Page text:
Are you making money? Is most of your money in the strongest sectors and the strongest stocks? What are the scenarios you are considering? You need to change your portfolio according to this new evaluation.

The answer to Jerry and SNS is: The graphs of your stocks are part of the process. They give an idea of where you have been and where you are going.

(This Observations appeared in the 6-11-2007 issue of The Peter Dag Portfolio ).

George Dagnino, PhD Editor,
The Peter Dag Portfolio.
Since 1977
2009 Market Timer of the Year by Timer Digest
Portfolio manager

Disclaimer.The content on this site is provided as general information only and should not be taken as investment advice nor is it a recommendation to buy or sell any financial instrument. Actions you undertake as a consequence of any analysis, opinion or advertisement on this site are your sole responsibility.

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Currencies, Inflation, and Foreign Investments

Inflation is the cancer of the economy. Rising inflation is a sign that the economy is operating less efficiently, it means that business is allowed to raise prices rather than improve productivity to improve its profitability. Rising inflation has a negative impact on productivity as business finds it easier to raise prices rather than investing to improve productivity in order to increase margins. Rising inflation means that people who rely on fixed income have their source of livelihood depleted by external forces and they are forced to live with smaller resources. ,p>Rising inflation creates discontent in the economy and in the population as people see their money worth less and less. The quality of goods purchased declines as business cuts cost to improve profitability and raises prices. The whole economic process becomes distorted.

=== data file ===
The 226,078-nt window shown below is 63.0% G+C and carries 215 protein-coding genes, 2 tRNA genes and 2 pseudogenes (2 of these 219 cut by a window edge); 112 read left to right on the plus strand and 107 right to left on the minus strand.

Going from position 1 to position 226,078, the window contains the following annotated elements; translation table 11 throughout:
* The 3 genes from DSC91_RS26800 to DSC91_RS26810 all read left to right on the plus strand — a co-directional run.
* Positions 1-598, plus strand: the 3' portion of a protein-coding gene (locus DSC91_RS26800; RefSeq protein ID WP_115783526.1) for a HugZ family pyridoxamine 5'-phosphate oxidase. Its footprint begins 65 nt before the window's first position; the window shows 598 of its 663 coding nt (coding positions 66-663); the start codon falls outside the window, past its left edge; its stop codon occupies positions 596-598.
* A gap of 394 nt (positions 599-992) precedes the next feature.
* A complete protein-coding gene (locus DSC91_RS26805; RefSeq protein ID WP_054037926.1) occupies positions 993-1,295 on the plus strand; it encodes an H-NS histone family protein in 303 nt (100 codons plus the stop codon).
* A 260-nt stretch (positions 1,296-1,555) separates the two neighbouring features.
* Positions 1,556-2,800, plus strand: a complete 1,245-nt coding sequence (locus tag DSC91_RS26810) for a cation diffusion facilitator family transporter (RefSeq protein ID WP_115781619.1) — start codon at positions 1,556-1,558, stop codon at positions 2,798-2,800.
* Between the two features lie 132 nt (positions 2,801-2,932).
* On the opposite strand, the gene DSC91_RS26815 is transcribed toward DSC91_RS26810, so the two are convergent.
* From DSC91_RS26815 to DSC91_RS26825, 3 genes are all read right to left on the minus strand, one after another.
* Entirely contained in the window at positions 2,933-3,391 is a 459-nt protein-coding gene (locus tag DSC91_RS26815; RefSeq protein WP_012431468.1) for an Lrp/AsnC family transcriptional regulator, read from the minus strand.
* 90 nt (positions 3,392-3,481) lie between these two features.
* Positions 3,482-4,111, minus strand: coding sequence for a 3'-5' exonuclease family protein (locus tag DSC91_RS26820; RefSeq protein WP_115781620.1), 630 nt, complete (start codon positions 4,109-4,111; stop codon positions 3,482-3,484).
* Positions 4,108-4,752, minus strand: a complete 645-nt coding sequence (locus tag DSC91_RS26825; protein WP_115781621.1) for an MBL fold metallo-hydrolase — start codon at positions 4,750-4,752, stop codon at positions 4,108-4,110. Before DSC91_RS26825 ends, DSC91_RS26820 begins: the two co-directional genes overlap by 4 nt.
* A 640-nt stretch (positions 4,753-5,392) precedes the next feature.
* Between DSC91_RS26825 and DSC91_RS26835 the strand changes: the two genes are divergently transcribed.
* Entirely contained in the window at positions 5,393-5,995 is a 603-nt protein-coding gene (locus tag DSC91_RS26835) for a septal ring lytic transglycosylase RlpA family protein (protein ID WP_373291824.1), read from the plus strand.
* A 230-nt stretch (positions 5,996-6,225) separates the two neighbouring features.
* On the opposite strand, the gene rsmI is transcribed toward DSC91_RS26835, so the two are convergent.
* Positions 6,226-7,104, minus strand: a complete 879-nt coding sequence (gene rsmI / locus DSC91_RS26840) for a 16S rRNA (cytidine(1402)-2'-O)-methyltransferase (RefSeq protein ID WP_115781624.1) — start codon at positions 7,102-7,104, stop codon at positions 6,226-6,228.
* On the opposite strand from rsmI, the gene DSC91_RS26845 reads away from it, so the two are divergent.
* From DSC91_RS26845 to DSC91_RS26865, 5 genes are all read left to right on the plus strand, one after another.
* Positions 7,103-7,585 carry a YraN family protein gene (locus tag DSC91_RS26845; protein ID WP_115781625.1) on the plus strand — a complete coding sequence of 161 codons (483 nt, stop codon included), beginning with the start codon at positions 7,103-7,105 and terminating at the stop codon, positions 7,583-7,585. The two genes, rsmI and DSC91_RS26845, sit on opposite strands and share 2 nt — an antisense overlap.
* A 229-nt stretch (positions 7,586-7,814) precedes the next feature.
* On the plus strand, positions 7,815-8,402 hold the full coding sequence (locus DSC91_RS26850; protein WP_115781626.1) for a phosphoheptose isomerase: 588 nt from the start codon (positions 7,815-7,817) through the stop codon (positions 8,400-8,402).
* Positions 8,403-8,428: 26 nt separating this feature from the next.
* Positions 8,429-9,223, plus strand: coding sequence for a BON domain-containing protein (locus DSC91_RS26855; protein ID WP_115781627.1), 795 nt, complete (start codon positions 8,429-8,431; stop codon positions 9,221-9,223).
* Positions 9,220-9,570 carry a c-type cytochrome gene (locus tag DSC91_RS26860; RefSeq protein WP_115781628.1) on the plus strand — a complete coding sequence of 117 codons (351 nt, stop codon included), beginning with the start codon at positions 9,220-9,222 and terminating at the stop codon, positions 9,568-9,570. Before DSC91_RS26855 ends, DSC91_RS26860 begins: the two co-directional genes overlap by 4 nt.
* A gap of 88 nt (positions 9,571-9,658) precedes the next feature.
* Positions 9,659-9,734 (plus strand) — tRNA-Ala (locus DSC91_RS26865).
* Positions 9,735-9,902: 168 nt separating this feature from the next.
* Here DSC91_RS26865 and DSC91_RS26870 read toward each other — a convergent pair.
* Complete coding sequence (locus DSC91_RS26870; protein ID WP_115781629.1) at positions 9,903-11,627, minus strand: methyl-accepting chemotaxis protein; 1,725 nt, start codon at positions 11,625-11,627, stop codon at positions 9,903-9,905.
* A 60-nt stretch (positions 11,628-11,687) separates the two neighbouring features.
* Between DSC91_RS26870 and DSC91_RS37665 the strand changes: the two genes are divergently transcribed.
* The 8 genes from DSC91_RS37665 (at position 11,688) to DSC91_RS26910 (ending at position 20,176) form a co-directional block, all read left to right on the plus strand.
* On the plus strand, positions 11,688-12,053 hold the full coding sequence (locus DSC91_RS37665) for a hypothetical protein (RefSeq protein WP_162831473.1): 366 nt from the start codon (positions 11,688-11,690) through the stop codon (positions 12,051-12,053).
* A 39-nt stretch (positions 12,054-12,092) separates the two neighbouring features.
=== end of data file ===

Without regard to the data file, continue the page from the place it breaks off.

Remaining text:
The financial markets, as inflation rises, reflects this uncertain state of affairs and they act very poorly as they did in the 1970s. Rising inflation is really a cancer of the economy and that's why the Federal Reserve and the central banks around the world are committed, at least on paper, to keep inflation under control and achieve price stability. Price stability really means that with prices growing slowly, business is forced to improve margins by increasing productivity and this increased productivity creates a stable business cycle, sound growth and high real income as wages rise above the inflation rate.